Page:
September 19, 2015 at 7:10 PM #4735
Hello, all. I did a google search to see if anybody else on the Internet has felt the same way that I am feeling, and this is where I landed. Must be in the right place.
I have been going to AA now for 18 months. It has helped me get/stay sober, and totally enlightened me to the realities of my alcohol addiction, and I generally find meeting inspirational. (To be honest – if I were listening to personal, true stories on any subject for 90 minutes a day I would find them just as inspirational. But that forum doesn’t really exist).
Where I’m at: I am starting the steps with my sponsor and have some fear around it. I am afraid of what it entails and what will happen to me because I do not know.
I also repeatedly find myself in a really mentally unstable headspace where I feel like I’m losing my identity and ability to think for myself. My sponsor tells me that this is my disease, that this is me feeling afraid of change. When she says that, I doubt myself even more. I feel like the more meetings I do, the more I think about alcoholism, addiction, recovery, and the less attention I put in other areas of my life. This week I decided to take a break from meetings and only go to one. I felt GUILTY about it (and realised how guilt-driven my attitude in AA is – I want to do the “right” thing because I fear the perceived confrontation that comes with doing the “wrong” thing). So I decided not to feel guilty. I decided to have a week off because I wanted time alone with my own thoughts. Hearing 100,000 different opinions in meetings really scrambles my brain sometimes. I had a good week, I met all of my responsibilities and I even made a decision about my future – what I would like to study next year. I spoke to my sponsor and she told me she felt concerned, she asked why I didn’t call her about this and that it sounds like “time alone” isn’t a very nice place to be in anyway. Suddenly I lost the plot all over again and that night I have never cried so hard. I just don’t know who or what to believe and I feel like I am losing the ability to think for myself.
I wonder if I am just not being true to myself enough in AA. I am frightened about what I have to do to do the steps – I am worried that I have to give up my own brain. I question myself every time I want to make a decision in my life, and feel I am incapable of thinking for myself, that I am inherently flawed, and that I cannot trust my own brain. I felt this way when I was drinking also, but now it feels even worse and my self esteem routinely falls off the planet. Can anybody relate to this? I just don’t find the dependency on AA stuff very empowering.September 20, 2015 at 12:40 PM #4739
I can very much relate. I’ve recently decided to leave AA after two and a half years in the program. For a long time, I too found meetings inspirational and I still do, but only rarely of late. However, I never did the Steps, because I don’t believe in them. And that’s okay. It doesn’t mean I’m going to drink, contrary to what I hear in meetings. I’ve been happily sober several years without the Steps and I never thought I’d do that. So why do I need them, again? Often I felt like I should do the steps just to fit in, but again I keep coming back to the fact that I just don’t believe in them.
It sounds like you’re in a similar boat and you obviously can’t go to people in the rooms about it. People leaving a cult can’t go to current cult members for support, even if they’re nice and mean well.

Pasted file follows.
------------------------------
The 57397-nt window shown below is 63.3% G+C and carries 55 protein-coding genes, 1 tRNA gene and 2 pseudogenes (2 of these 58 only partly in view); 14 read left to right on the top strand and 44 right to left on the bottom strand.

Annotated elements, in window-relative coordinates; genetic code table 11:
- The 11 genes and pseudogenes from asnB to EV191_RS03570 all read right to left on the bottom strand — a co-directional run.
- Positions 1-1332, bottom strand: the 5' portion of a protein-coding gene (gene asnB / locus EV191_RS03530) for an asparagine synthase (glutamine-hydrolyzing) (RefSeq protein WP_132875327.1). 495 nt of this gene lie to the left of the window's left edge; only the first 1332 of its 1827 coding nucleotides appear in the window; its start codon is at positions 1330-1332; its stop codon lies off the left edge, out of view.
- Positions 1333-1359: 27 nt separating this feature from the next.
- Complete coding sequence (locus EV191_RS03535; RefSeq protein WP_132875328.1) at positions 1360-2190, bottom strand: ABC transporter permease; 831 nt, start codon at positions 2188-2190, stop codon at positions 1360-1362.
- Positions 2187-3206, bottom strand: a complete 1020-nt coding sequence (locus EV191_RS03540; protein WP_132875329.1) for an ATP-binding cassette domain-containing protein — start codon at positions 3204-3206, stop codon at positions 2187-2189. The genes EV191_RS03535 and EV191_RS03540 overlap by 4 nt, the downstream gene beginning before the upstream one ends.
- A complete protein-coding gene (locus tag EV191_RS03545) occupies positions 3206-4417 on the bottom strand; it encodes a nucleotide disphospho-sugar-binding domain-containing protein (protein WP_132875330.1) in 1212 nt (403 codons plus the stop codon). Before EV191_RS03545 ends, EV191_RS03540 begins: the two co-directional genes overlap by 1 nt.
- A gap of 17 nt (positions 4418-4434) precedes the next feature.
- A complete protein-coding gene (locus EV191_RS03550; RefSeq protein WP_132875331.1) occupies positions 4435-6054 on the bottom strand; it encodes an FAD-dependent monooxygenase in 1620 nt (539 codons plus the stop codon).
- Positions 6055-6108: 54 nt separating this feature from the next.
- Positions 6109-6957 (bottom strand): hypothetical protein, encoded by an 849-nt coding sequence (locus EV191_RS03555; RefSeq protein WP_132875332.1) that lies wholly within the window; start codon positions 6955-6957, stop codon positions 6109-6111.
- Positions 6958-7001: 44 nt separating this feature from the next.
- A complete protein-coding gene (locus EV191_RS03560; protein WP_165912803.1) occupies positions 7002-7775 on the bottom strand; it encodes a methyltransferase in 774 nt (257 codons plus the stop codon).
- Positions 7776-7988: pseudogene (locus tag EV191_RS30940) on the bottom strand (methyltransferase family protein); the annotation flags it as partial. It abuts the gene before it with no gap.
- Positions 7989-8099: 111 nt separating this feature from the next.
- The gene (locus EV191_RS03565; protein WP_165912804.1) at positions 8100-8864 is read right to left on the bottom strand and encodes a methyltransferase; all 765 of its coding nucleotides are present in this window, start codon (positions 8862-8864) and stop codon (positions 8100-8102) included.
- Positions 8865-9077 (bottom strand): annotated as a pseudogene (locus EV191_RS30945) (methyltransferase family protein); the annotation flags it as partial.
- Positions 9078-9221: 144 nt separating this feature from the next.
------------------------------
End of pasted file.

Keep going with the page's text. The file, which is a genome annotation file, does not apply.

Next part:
My advice is to try the Step, if you want to, but not to fit in at meetings or because they’re necessary for sobriety. They’re obviously not in your case, since 18 months is nothing to sneeze at. Best of luck in any case.September 22, 2015 at 2:10 AM #4746
I can relate to what you are saying and I only lasted 11 months in AA. I was raised to be independent and always have been. I sincerely believe the program encourages co-dependence and it was never going to work for me. My second sponsor was extremely controlling. I had to check in with her daily, attend meetings daily for a year, and she required that I speak at meetings regardless if I wasn’t up to it that day. Checking in with a young lady who was the same age as my son was certainly not ok with me and I grew tired of it real quick. I like to say she fired me after I chose to go out to dinner with my sister who had come in from out of state instead of attending a meeting. She did me a favor as this young lady was either a control freak or having a power trip. My recommendation is that you do what I so wish I had done before I let others talk me into a 12-Step rehab followed by AA meetings. Research, research, research…..How I so wish I had done my homework before saying, yes. I finally left the program primarily because of my Christian beliefs. No, a door knob cannot be a higher power and I consider it idolatry and I believe the road is narrow and not wide as the Big Book states, which conflicts with the Bible. Even if you are not a Christian you should still research. Once I really read the Big Book I had to question the whole program of AA because it conflicted with my religious beliefs. I read articles, found websites like this one, and read a few really good books. I wanted to know more about the founders, what they believed, who they received their inspiration from, and so on. What I discovered was much more than I expected and in the end I could only draw one conclusion, AA is a dangerous cult. Bill Wilson was a womanizing nutcase who cheated on his wife regularly and also had no problem cheating his friends out of their money, and was into some really scary stuff. You can find it first hand by visiting the Stepping Stones Museum website (Home of the nutcase) and read about what he liked to do in the Spook Room of his home. This can also be found in the book As Bill See’s It. When I went looking for help I wanted real help. I’m an honest person and I expect those who I depend on for help to also be honest. The only good thing I can find about AA is the support you receive from your AA friends. However, I quickly learned after leaving the program that once you leave you find out who your real friend are or in the case of AA, aren’t. Here are a few good books that I read that I found helpful: 1) The Sober Truth by Lance Dodes, 2) Alcoholics Anonymous: Cult or Cure by Charles Bufe, 3) Heavy Drinking: The Myth of Alcoholism as a Disease by Herbert Vingerette, 4) The Real AA: Behind the Myth of 12-Step Recovery by Ken Ragge, 5) and if you are a Christian and the one that I read first is, Christianity and Alcoholics Anonymous: Competing or Compatible? by David L. Simmons. Mr. Simmons is a former member of AA who became a Christian at some point while he was in the program. Shortly after, he realized that much of the Big Book conflicts with the Bible and I very much agree. He made the same decision I did and he left the program because of his religious beliefs. I hope you find these helpful. If your like me you want to base your life, including recovery, on the truth. Only you can decide was you believe to be true, but there is a lot more out there than I realized to help you make your own decision. Good luck to you regardless of rather you leave or stay.September 26, 2015 at 3:30 AM #4753